FOR IMMEDIATE RELEASE

Niphan Suwannakas, “Quit to Win”
May 24 – June 21, 2008
Reception: Saturday, May 24, 7 – 10 pm



post industrial art for the post industrial age
990 N. Hill St. #205, Los Angeles 90012-1753
(626) 319-3661, Fax (323) 225-1282
E-mail, l2kontemporary@sbcglobal.net
Web site, http://www.l2kontemporary.com
Gallery Hours: Thursday – Saturday, 12-6pm; or by appointment


Niphan Suwannakas, Senses Create Feelings, 2007, mixed medium,  80" x 88" x 24".

L2k Gallery is proud to present the first solo exhibition in Los Angeles by Niphan Suwannakas, who hails from Bangkok, Thailand. Niphan is presently an artist in residence at Wat Padhammachart Temple in La Puente, CA. Niphan was first invited to a Thai Temple in New Mexico to create sculptural work for the temple because his work is influenced by the way of life, culture and religion of the east, especially Thailand.

Niphan believes that humans are the most beautiful creatures that exist in nature. We are distinguished from animals because we have been given a higher thought process, one that often creates illusions about how we perceive the world around us. Our five senses play a big part in this. When we use one of our senses, the information received by the brain evokes certain memories from past experiences. These memories, and many of the feelings that we experience, are a direct reaction to where we went, what we saw, what we heard, what we tasted, and what we have touched in our lives.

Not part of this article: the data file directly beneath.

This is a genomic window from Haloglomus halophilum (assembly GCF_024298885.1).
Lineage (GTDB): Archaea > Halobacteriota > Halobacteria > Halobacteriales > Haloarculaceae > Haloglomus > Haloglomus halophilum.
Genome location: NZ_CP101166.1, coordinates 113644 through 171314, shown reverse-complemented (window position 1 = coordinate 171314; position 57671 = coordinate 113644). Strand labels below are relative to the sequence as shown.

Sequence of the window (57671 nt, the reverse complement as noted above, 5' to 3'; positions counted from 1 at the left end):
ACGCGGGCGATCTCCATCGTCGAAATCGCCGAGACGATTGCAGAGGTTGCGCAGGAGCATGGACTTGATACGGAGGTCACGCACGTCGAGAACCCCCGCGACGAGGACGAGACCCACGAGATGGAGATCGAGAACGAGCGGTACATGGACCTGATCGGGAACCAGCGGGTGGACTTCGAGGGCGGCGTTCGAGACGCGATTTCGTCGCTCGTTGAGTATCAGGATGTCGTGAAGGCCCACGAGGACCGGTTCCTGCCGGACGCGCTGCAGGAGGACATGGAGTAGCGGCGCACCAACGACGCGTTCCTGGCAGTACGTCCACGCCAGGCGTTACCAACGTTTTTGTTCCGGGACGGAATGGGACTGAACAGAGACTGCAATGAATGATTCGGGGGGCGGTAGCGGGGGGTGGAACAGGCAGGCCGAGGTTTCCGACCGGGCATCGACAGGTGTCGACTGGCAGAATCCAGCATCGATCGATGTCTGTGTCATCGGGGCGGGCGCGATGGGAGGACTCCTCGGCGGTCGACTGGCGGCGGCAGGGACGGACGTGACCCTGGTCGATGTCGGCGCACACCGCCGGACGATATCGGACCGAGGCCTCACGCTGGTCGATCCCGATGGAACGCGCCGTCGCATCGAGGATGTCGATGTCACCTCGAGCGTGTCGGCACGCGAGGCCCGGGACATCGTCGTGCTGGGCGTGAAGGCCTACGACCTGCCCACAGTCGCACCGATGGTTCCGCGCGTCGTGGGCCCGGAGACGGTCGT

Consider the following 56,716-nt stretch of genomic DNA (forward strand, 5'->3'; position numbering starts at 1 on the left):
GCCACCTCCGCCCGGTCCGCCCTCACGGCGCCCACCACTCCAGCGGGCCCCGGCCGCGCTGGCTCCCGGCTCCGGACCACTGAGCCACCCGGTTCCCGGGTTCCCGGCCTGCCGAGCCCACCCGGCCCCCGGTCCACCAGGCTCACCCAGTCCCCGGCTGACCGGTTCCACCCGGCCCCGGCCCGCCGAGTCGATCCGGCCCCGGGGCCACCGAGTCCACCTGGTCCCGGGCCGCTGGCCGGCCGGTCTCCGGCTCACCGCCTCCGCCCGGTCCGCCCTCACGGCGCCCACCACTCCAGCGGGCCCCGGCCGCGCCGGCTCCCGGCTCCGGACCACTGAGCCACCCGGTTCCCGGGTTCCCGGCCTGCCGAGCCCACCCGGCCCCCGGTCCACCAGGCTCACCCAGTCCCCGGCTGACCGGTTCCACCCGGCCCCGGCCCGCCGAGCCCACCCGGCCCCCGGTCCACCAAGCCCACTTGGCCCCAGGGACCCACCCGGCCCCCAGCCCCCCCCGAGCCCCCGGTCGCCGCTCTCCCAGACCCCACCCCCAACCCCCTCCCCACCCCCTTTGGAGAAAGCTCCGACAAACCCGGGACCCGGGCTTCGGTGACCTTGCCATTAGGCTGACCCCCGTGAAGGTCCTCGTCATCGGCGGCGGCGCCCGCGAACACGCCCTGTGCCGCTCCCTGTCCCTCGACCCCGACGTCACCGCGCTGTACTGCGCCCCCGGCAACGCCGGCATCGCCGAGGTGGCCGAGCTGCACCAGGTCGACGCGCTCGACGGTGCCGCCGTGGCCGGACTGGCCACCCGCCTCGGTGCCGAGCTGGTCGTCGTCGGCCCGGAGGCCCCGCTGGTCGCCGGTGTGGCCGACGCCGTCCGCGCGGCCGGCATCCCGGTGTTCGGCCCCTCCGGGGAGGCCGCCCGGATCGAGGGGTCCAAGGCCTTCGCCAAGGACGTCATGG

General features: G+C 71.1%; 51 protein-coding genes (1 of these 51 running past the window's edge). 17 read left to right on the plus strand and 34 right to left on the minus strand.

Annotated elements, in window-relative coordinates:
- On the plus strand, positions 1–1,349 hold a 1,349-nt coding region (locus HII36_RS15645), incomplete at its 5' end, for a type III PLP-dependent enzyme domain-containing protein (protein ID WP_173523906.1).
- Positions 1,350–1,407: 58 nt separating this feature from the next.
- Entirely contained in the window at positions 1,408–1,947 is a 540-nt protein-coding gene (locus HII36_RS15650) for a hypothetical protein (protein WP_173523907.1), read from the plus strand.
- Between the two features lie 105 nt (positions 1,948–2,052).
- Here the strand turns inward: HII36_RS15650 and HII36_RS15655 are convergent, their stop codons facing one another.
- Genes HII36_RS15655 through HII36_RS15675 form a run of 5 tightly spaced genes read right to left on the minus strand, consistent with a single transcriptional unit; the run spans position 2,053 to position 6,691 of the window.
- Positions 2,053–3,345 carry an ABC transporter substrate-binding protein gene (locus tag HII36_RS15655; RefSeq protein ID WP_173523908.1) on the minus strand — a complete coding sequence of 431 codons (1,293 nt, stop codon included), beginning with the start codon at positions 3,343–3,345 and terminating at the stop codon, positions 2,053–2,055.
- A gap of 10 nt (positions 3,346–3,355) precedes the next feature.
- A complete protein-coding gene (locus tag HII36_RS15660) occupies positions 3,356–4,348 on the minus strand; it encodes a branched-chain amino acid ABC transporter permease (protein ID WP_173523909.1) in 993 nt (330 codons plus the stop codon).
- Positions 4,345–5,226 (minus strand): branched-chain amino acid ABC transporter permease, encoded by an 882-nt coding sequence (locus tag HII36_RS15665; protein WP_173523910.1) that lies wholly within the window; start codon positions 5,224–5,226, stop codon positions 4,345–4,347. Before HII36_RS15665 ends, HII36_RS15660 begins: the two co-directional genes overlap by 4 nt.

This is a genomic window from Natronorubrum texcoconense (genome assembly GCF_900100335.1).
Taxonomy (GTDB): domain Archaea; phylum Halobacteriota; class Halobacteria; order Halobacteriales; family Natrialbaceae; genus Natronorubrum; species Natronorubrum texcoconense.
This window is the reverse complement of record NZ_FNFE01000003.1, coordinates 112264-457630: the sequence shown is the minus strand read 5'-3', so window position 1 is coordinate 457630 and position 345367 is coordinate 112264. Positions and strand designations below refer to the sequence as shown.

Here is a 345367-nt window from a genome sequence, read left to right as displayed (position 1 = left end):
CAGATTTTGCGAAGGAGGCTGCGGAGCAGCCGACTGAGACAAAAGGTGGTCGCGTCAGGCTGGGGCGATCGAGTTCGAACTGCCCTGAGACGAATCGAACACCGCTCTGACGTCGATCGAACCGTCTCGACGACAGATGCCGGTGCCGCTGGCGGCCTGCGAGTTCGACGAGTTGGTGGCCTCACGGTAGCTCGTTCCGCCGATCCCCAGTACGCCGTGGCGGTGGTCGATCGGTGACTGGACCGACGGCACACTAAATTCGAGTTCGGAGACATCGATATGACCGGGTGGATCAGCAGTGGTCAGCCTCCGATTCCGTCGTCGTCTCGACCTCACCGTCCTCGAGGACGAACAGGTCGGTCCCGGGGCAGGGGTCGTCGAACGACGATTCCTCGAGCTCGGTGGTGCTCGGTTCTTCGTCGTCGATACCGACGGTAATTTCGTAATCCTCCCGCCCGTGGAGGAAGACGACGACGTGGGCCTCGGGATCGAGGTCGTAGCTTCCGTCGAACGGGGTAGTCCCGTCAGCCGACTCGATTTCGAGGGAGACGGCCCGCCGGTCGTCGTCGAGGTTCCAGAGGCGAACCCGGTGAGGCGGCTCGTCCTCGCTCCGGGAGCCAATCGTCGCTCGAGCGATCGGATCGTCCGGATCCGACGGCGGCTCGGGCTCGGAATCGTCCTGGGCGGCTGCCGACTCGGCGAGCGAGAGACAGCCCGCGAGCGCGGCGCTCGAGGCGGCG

In the course of one day the human mind constantly creates many types of feelings. It is difficult to stop this process ourselves, even for one moment. Niphan feels that we tend to create more negative feelings than positive ones, and he refers to these unpleasant negative feelings as “suffering”. More often than not, our own suffering stems from worries we have concerning an unknown future. Throughout our lives we experience many mixed emotions that cause us to worry more than we really should, and all this worrying has the potential to lead us into depression.

Niphan believes that many people think material possessions do not fill the void in our lives. The more things that are developed for our pleasure and convenience, the more we allow these things to control us. We don’t really know how the human mind works, nor do we know how to control it; we allow ourselves to accept whatever feelings we have at a given moment without questioning it and this can be disastrous to our lives. Perhaps, if we learn how to control our minds, we can live a happier life.



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